New plans could see developers barred from building on flood risk land

Developers will be banned from building on land at risk of flooding under new £860million plans to bolster defences and stop climate crisis destroying homes

  • Government planning crack down on UK developers who build on flood risk land 
  • 866 homes awarded planning permission in 2019-20 despite flood risk warnings 
  • Environment Secretary George Eustice to unveil new £860m scheme to reinforce flood defences across the country and improvements to insurance 
  • News comes as flash flooding ripped through Europe and Asia in recent weeks 

House builders are set to be banned from starting new projects on land at risk of flooding as part of an £860million climate change plan to bolster Britain’s defences.

Environment Secretary George Eustice, 49, will today announce a crack down on developers who build on land at risk of flooding, as part of a new six-year scheme to reinforce flooding fortifications across the country.  

Plans for 1,000 defence schemes, improvements to flood insurance and fresh restrictions for builders will be revealed by the Government today, reports The Telegraph.

The updated policy comes as 866 homes were awarded planning permission in 2019-20, despite warnings from the Environment Agency over flooding concerns. 

New guidance for local council’s planning departments will see cases where the Environment Agency raises an issue with flood risk directly escalated to Housing Secretary Robert Jenrick – who will be able to block ‘inappropriate developments’.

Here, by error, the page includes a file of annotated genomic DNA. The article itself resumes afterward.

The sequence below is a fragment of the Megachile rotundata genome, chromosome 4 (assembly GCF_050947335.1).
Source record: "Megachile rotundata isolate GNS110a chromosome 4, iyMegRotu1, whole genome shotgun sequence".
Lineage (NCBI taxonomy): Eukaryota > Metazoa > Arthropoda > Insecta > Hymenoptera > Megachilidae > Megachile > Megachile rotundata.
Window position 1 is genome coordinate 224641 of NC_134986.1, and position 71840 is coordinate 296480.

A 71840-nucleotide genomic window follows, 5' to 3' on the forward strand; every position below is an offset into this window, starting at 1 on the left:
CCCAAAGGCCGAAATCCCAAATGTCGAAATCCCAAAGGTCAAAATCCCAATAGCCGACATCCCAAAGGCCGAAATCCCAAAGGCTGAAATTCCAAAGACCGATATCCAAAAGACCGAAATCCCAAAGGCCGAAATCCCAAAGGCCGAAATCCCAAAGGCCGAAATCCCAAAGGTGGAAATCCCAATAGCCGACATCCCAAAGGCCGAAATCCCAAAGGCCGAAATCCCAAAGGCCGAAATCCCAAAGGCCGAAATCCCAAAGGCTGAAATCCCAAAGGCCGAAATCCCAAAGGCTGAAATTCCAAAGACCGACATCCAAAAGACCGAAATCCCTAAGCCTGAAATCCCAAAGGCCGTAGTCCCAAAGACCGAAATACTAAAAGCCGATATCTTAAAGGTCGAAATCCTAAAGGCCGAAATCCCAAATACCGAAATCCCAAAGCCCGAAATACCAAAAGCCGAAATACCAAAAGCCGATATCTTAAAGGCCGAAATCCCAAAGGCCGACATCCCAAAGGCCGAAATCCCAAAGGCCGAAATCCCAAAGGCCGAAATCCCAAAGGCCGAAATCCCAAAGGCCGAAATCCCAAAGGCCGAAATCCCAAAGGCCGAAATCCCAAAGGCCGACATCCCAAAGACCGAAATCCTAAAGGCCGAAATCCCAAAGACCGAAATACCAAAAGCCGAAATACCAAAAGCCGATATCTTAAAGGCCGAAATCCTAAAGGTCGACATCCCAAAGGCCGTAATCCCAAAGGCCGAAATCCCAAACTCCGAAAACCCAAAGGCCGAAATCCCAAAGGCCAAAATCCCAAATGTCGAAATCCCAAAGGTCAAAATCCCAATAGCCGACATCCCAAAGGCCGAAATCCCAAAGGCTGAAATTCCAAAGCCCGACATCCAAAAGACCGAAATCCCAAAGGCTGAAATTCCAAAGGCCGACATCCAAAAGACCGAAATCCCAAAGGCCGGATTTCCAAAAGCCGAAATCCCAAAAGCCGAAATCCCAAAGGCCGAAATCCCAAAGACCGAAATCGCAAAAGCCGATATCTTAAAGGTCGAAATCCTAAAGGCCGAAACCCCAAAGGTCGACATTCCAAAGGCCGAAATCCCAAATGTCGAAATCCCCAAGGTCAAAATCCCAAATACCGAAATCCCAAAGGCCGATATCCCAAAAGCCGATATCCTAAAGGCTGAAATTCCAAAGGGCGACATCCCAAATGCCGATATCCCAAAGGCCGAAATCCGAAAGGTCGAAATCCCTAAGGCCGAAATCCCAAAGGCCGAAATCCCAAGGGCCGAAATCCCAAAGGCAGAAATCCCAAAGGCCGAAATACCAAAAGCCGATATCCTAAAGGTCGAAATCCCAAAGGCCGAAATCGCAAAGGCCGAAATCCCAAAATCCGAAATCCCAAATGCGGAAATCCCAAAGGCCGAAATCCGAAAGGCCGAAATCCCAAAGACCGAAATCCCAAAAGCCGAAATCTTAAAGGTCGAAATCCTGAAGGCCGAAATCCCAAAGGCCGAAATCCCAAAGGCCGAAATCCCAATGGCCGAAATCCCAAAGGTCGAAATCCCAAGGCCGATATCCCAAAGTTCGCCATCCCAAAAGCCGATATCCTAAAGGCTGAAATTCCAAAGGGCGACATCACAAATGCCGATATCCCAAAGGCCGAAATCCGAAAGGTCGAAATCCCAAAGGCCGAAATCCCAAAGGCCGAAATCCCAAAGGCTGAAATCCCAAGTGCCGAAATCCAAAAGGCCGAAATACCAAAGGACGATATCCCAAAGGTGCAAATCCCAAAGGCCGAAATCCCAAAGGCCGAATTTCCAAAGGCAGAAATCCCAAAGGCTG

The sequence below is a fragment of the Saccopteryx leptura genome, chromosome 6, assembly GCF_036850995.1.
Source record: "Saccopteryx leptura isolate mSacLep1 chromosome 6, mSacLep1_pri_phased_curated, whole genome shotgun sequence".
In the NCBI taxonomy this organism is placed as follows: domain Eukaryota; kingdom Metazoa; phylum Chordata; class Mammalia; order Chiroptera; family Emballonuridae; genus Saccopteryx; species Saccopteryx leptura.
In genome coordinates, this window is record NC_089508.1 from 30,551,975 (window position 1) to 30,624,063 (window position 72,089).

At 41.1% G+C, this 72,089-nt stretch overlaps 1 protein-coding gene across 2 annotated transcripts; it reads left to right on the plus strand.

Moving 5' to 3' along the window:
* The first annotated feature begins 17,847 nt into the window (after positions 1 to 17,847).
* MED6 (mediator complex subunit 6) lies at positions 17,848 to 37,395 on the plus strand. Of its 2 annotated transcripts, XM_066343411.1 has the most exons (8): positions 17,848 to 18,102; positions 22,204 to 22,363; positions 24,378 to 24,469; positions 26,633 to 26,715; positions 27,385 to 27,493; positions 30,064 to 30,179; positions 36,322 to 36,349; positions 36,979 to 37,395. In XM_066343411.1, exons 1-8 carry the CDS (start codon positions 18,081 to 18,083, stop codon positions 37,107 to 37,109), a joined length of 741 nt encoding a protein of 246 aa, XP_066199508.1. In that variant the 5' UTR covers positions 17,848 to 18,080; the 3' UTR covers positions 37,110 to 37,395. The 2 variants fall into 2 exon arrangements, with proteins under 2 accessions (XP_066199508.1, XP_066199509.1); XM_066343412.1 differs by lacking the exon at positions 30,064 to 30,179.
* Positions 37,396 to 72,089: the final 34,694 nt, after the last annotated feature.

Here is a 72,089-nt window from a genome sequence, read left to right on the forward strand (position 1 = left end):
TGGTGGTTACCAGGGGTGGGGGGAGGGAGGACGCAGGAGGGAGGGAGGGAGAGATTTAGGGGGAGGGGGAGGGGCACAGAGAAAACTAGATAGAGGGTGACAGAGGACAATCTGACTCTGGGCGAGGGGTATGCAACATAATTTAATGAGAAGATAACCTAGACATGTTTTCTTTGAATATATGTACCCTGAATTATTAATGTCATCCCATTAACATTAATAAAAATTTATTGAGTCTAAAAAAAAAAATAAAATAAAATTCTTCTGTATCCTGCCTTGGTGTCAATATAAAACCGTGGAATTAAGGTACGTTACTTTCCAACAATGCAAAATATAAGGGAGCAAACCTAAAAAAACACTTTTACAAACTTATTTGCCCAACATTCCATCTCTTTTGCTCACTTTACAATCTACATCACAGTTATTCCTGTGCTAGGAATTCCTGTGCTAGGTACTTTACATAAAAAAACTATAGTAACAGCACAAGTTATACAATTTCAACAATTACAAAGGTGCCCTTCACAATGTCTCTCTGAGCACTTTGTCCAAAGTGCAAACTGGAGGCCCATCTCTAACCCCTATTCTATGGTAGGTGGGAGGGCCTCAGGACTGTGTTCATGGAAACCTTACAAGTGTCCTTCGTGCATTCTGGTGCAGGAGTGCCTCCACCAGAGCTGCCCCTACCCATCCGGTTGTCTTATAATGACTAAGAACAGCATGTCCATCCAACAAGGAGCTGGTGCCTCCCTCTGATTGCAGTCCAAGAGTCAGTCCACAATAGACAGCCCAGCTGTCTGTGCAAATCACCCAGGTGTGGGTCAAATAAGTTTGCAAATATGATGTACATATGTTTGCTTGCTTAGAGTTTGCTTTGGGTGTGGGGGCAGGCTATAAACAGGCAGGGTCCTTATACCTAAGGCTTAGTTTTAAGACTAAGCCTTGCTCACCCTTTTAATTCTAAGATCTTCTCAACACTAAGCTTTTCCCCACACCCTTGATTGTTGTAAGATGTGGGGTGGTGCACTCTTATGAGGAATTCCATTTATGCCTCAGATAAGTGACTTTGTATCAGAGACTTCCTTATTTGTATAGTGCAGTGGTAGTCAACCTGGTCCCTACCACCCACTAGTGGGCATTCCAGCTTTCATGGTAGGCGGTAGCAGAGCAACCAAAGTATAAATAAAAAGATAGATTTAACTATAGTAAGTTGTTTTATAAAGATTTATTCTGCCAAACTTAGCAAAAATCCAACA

Mr Eustice, writing in The Telegraph, argues: ‘Climate changes means more extreme weather, a higher risk of flooding events and coastal erosion. 

‘All too often, we are seeing households suffering repeated flooding.’

The Government’s new scheme plans to crack down on developers who build on land at risk of flooding as 866 homes were awarded planning permission in 2019-20, despite warnings from the Environment Agency over flooding concerns. Pictured: Boris Johnson in January 2021

Environment Secretary George Eustice, 49, (pictured) is set to unveil the Government’s £860m six-year plan to tackle flooding and climate change today

Mr Eustice explained that the Government will launch a consultation later this year for communities that are frequently hit by flooding, alongside the £860m plans to bolster UK-wide water defences. 

Recent flooding mayhem has shattered communities across Britain in the last 12 months, with Storms Ciara, Dennis and Jorge all causing roads, businesses and homes to suffer from severe flooding.

Greater Manchester, West Yorkshire and Weardale, County Durham are expected to be the first areas to benefit from the first tranche of funding.  

Flood-resistant paint, flood doors and brick covers are said to be among the improvements mooted, alongside more stringent insurance for at-risk properties.

And refined water surface maps will also be provided to better inform millions of people across the country of the risks of flooding in their area. 

Funds will also be allocated to projects that fortify river embankments, develop new wetland and wooded areas, and slow the tide of upstream rainwater that affects at-risk rivers across the country.